Stack Overflow is a community of 4.7 million programmers, just like you, helping each other.

Join them; it only takes a minute:

Sign up
Join the Stack Overflow community to:
  1. Ask programming questions
  2. Answer and help your peers
  3. Get recognized for your expertise

I'm interested in tips and tricks regarding debugging a C/C++ project in Visual Studio's debugger. I recently found out that if you have a pointer to a certain data type, let's say char* ptr, then you can see it as an array in the watch window using a syntax such as:


This will display the first 10 elements from the ptr address, in the same way as it would be displayed if the definition would be:

char ptr[10];

What other tips and tricks do you know about Visual Studio debugger?

PS: I hope this subject wasn't already discussed. Should you find a similar post, please let me know.

share|improve this question
up vote 9 down vote accepted

I really like the possibility to tweak the Debugger display of types and structures through AutoExp.dat. The file is located at

..\Microsoft Visual Studio 9.0\Common7\Packages\Debugger\autoexp.dat

and allows to define own templates for the display of data during debugging:

While debugging, Data Tips and items in the Watch and Variable windows are automatically expanded to show their most important elements. The expansion follows the format given by the rules in this file. You can add rules for your types or change the predefined rules.

The file is full of good examples and you can easily adapt certain templates to your own needs or add new ones for your own classes.

share|improve this answer

You can set the names of your threads using a somewhat awkward piece of code. See this article at MSDN.

share|improve this answer

Probably the most important tip you can use is DebugBreak. Put DebugBreak() in your code, and when it executes it's like hitting a break point.

The real nice thing is that you can then put conditionals on it that might ber hard to set on a regular breakpoint. Learn to use this!

For example, your program is crashing when it digests a certain data file. You discover that it crashes in a certain function, but only after it's called a million times+. You also have figured out that it is crashing because a certain variable call it x has the value 1001, but x is supposed to be between 0 and 1000. So instead of hoping to luckily catch the place where x becomes to big, you find every place that x changes. Right after that you put the statement: if(x>1000) DebugBreak();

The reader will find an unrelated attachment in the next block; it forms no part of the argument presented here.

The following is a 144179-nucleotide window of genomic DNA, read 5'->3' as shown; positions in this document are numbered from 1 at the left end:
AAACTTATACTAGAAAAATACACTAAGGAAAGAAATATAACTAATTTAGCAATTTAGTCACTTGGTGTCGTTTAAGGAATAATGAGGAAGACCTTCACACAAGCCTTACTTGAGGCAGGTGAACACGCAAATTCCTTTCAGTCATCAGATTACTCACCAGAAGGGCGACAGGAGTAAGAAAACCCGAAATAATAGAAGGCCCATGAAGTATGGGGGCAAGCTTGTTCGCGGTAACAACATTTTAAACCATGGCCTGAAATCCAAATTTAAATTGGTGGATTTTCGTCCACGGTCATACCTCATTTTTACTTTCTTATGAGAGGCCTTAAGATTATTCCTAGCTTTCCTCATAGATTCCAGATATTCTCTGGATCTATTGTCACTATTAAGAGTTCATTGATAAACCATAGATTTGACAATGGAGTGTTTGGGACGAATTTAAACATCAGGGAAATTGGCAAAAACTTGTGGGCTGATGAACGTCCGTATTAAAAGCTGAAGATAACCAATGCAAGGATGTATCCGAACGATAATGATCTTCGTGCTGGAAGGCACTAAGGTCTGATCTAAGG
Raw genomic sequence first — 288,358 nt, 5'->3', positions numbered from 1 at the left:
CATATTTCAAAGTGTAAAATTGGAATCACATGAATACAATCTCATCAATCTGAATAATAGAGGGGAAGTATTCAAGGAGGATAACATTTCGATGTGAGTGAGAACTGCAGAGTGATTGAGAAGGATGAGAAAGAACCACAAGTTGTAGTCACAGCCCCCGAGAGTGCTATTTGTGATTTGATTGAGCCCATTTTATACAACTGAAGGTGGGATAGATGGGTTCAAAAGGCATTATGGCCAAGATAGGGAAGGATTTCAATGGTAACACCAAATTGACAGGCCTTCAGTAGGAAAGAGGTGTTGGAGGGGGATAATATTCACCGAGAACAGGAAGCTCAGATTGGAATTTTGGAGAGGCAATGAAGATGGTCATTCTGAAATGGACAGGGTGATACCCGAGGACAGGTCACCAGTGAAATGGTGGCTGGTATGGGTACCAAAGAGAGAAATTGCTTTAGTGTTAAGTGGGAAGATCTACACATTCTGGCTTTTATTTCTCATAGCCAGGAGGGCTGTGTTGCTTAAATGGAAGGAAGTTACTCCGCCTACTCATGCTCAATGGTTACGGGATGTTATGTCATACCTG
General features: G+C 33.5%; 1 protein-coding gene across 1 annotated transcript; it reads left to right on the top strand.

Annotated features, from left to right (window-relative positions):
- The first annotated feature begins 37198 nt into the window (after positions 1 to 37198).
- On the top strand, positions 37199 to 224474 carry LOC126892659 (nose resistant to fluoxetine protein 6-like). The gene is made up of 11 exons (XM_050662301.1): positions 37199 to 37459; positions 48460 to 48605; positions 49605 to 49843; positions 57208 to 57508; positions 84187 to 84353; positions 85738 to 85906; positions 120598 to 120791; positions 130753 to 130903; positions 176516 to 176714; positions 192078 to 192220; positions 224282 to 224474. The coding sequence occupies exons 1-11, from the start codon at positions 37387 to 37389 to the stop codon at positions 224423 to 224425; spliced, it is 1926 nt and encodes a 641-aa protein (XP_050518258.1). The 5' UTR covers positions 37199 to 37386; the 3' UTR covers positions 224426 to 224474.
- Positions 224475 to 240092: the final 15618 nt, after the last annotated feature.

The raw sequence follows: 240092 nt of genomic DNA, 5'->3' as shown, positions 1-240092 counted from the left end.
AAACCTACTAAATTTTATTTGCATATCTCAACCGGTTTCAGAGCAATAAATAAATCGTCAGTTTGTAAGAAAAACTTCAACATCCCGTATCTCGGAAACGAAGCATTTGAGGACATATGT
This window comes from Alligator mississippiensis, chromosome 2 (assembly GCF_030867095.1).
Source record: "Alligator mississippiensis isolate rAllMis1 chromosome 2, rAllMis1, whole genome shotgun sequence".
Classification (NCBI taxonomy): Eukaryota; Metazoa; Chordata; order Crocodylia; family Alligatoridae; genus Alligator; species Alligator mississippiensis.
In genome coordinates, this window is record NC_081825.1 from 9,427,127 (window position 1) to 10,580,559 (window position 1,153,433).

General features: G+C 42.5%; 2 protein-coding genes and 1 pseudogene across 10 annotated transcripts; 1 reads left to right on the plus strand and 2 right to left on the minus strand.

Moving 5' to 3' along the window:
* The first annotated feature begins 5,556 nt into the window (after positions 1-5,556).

Yes you can do this with conditional breakpoints, but I've seen a program that takes 1 second to execute slow down to 15 minutes with three coniditional breakpoints, but execute in 1.5 seconds with the DebugBreak.

Having said that here are a couple of useful suggestions. Mathematically prove to yourself that the reason you think a bug is happening accounts for the actual bug happening at least part of the time ( not likely to have two bugs create the same problem, but it happens ). I've seen some of the most stupid fixes put in place because people "feel" that's the reson for the bug. Make sure your logic is as sound as any proof in a geometry class.

The second suggestion if you put in an experimental fix, and it doesn't do anything. Take it out.

share|improve this answer
This is a good tip on defensive programming, but its not a tip specific to the Visual Studio debugger. You can program DebugAsserts in any enviroment. – Nathan Ross Powell Apr 8 '09 at 22:43

Some other tips&tricks I found in this article:

ptr,su -> display ptr as if it was a string of unicode chars.
val,hr -> view val as a hresult data
val,wc -> view val as a window class
val,wm -> view val as a window message
share|improve this answer

Some people don't actually realize that you can change the variable values and move the execution point. This is very useful if you hit a breakpoint after a line of code that is of interest to you, and you want to try it again with different values.

share|improve this answer

SaraFord's blog is brilliant for visual studio hints and tips - Sara Ford's Weblog

share|improve this answer
  • Some debugging / watch related tips:

    Use the following in the Watch window to find out what GetLastError() would return:


  • If you use Visual Studio 2003 or earlier, use this watch expression to find out the length of your std::vector v:


    You can also list the e.g. first 5 entries with this expression:


    This doesn't work when using STLport, and the method obsoleted in VS >= 2005 with the new expression visualizers.

  • If you want to see the return value of a function, look at the eax register (just enter eax in the watch window). You can even change the returned value. If it's a pointer to a string or array, you can also enter eax in the Memory window to see the underlying string.

share|improve this answer

Your Answer


By posting your answer, you agree to the privacy policy and terms of service.

Not the answer you're looking for? Browse other questions tagged or ask your own question.